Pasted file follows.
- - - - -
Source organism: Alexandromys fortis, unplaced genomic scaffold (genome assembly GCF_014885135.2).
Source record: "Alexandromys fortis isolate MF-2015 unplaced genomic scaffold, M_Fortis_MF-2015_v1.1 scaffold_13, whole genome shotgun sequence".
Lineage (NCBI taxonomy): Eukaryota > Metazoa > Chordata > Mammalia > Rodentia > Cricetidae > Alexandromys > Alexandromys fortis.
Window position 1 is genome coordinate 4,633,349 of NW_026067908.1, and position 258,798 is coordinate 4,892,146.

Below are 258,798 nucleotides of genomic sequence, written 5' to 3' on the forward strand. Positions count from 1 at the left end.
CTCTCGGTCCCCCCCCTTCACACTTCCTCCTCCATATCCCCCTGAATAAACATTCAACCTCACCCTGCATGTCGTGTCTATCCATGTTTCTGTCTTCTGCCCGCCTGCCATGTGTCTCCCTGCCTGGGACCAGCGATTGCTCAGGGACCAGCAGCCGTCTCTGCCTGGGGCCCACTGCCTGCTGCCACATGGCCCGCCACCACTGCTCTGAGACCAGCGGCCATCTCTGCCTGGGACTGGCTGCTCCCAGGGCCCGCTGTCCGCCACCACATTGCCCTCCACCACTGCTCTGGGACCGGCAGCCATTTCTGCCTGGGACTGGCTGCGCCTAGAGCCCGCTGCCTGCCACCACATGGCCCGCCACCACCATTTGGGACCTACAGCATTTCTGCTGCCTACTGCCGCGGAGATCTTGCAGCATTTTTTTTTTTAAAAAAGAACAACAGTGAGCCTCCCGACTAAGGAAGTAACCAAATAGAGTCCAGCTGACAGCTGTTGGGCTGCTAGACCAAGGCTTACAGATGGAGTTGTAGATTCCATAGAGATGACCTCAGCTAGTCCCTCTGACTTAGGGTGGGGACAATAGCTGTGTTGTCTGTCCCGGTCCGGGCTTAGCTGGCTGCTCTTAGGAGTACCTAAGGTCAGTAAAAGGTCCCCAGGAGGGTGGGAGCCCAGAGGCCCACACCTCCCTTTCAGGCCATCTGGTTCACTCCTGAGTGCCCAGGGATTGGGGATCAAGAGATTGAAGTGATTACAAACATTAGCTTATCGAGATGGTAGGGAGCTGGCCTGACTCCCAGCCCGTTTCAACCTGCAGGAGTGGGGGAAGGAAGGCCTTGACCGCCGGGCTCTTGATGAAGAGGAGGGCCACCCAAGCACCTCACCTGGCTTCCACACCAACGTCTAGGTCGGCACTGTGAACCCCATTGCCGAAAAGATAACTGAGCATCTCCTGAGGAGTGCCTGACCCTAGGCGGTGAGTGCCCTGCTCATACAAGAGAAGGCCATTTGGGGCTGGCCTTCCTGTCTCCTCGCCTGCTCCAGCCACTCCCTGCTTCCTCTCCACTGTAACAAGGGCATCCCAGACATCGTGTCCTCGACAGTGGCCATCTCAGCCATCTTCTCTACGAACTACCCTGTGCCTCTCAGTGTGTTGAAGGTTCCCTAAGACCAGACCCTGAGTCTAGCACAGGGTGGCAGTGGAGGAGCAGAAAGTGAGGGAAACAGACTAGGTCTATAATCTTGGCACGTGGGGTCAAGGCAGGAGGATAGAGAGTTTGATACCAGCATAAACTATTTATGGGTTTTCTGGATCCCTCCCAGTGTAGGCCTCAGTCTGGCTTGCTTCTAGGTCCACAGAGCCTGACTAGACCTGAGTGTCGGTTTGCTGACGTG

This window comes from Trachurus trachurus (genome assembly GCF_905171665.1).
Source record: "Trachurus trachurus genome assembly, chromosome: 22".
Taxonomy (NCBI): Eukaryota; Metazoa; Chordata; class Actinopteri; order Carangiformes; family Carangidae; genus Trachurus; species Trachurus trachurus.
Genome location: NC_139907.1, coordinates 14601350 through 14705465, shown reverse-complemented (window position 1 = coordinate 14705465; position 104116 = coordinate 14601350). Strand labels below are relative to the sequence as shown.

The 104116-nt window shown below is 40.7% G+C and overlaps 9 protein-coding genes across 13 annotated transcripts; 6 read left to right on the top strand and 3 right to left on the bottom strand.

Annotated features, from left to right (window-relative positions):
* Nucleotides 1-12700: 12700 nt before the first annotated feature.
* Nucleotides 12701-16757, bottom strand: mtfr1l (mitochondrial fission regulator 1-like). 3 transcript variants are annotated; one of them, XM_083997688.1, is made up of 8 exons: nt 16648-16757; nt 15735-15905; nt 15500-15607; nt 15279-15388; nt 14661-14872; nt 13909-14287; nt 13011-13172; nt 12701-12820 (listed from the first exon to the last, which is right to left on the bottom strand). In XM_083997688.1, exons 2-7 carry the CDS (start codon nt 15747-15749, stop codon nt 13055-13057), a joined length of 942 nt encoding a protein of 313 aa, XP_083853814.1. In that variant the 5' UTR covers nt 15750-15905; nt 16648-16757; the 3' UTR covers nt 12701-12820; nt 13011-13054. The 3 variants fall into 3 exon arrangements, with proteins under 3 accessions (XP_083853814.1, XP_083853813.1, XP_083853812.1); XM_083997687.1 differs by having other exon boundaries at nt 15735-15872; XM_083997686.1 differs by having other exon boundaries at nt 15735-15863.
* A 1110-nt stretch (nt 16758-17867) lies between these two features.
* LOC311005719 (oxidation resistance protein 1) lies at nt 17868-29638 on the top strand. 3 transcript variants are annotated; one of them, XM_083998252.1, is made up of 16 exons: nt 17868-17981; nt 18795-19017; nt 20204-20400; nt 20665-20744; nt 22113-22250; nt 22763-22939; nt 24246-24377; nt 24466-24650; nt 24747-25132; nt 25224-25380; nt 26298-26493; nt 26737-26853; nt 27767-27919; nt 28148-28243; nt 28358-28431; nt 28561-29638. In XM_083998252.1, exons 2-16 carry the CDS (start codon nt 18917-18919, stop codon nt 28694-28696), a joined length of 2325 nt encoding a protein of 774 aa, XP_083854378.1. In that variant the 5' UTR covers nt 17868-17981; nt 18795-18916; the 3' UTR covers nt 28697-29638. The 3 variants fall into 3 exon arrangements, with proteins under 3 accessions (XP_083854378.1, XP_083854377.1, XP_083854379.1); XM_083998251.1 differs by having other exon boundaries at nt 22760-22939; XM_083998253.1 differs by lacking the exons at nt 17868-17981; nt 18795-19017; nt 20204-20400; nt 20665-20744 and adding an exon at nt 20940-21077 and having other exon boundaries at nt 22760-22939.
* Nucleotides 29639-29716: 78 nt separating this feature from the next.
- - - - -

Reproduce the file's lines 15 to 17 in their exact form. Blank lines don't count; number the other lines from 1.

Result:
* A 1110-nt stretch (nt 16758-17867) lies between these two features.
* LOC311005719 (oxidation resistance protein 1) lies at nt 17868-29638 on the top strand. 3 transcript variants are annotated; one of them, XM_083998252.1, is made up of 16 exons: nt 17868-17981; nt 18795-19017; nt 20204-20400; nt 20665-20744; nt 22113-22250; nt 22763-22939; nt 24246-24377; nt 24466-24650; nt 24747-25132; nt 25224-25380; nt 26298-26493; nt 26737-26853; nt 27767-27919; nt 28148-28243; nt 28358-28431; nt 28561-29638. In XM_083998252.1, exons 2-16 carry the CDS (start codon nt 18917-18919, stop codon nt 28694-28696), a joined length of 2325 nt encoding a protein of 774 aa, XP_083854378.1. In that variant the 5' UTR covers nt 17868-17981; nt 18795-18916; the 3' UTR covers nt 28697-29638. The 3 variants fall into 3 exon arrangements, with proteins under 3 accessions (XP_083854378.1, XP_083854377.1, XP_083854379.1); XM_083998251.1 differs by having other exon boundaries at nt 22760-22939; XM_083998253.1 differs by lacking the exons at nt 17868-17981; nt 18795-19017; nt 20204-20400; nt 20665-20744 and adding an exon at nt 20940-21077 and having other exon boundaries at nt 22760-22939.
* Nucleotides 29639-29716: 78 nt separating this feature from the next.